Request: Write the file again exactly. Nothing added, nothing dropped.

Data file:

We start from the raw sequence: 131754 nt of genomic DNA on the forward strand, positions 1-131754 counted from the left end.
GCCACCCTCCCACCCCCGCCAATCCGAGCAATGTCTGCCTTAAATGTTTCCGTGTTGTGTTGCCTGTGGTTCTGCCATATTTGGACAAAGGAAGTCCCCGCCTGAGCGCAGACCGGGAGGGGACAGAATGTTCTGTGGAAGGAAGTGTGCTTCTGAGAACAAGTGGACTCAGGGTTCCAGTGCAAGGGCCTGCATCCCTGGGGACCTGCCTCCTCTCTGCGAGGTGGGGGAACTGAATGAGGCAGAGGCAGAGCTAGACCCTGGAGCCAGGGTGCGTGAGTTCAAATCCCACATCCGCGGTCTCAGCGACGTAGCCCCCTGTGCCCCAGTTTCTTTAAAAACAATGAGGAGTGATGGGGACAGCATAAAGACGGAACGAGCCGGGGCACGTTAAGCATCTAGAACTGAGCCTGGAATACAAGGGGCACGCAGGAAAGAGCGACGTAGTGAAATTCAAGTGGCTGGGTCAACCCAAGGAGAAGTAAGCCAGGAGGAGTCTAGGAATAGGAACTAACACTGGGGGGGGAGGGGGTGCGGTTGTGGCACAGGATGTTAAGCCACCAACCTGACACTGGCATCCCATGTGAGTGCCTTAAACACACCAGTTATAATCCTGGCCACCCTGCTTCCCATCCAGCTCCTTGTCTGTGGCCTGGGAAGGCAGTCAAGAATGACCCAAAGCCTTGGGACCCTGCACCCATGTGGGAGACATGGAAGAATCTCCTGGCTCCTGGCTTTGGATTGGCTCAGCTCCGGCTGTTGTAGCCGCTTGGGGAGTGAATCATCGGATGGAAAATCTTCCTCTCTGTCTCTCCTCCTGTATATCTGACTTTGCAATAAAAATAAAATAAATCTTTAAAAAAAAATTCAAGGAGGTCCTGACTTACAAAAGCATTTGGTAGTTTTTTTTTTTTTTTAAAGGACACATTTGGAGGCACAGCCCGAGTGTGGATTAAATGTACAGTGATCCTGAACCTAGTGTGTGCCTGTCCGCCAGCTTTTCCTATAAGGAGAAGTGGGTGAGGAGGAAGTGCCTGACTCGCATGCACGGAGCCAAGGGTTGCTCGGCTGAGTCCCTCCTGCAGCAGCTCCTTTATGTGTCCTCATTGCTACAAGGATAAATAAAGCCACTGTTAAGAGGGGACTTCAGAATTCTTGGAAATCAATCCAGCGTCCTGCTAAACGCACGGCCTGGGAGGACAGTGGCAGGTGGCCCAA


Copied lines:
We start from the raw sequence: 131754 nt of genomic DNA on the forward strand, positions 1-131754 counted from the left end.
GCCACCCTCCCACCCCCGCCAATCCGAGCAATGTCTGCCTTAAATGTTTCCGTGTTGTGTTGCCTGTGGTTCTGCCATATTTGGACAAAGGAAGTCCCCGCCTGAGCGCAGACCGGGAGGGGACAGAATGTTCTGTGGAAGGAAGTGTGCTTCTGAGAACAAGTGGACTCAGGGTTCCAGTGCAAGGGCCTGCATCCCTGGGGACCTGCCTCCTCTCTGCGAGGTGGGGGAACTGAATGAGGCAGAGGCAGAGCTAGACCCTGGAGCCAGGGTGCGTGAGTTCAAATCCCACATCCGCGGTCTCAGCGACGTAGCCCCCTGTGCCCCAGTTTCTTTAAAAACAATGAGGAGTGATGGGGACAGCATAAAGACGGAACGAGCCGGGGCACGTTAAGCATCTAGAACTGAGCCTGGAATACAAGGGGCACGCAGGAAAGAGCGACGTAGTGAAATTCAAGTGGCTGGGTCAACCCAAGGAGAAGTAAGCCAGGAGGAGTCTAGGAATAGGAACTAACACTGGGGGGGGAGGGGGTGCGGTTGTGGCACAGGATGTTAAGCCACCAACCTGACACTGGCATCCCATGTGAGTGCCTTAAACACACCAGTTATAATCCTGGCCACCCTGCTTCCCATCCAGCTCCTTGTCTGTGGCCTGGGAAGGCAGTCAAGAATGACCCAAAGCCTTGGGACCCTGCACCCATGTGGGAGACATGGAAGAATCTCCTGGCTCCTGGCTTTGGATTGGCTCAGCTCCGGCTGTTGTAGCCGCTTGGGGAGTGAATCATCGGATGGAAAATCTTCCTCTCTGTCTCTCCTCCTGTATATCTGACTTTGCAATAAAAATAAAATAAATCTTTAAAAAAAAATTCAAGGAGGTCCTGACTTACAAAAGCATTTGGTAGTTTTTTTTTTTTTTTAAAGGACACATTTGGAGGCACAGCCCGAGTGTGGATTAAATGTACAGTGATCCTGAACCTAGTGTGTGCCTGTCCGCCAGCTTTTCCTATAAGGAGAAGTGGGTGAGGAGGAAGTGCCTGACTCGCATGCACGGAGCCAAGGGTTGCTCGGCTGAGTCCCTCCTGCAGCAGCTCCTTTATGTGTCCTCATTGCTACAAGGATAAATAAAGCCACTGTTAAGAGGGGACTTCAGAATTCTTGGAAATCAATCCAGCGTCCTGCTAAACGCACGGCCTGGGAGGACAGTGGCAGGTGGCCCAA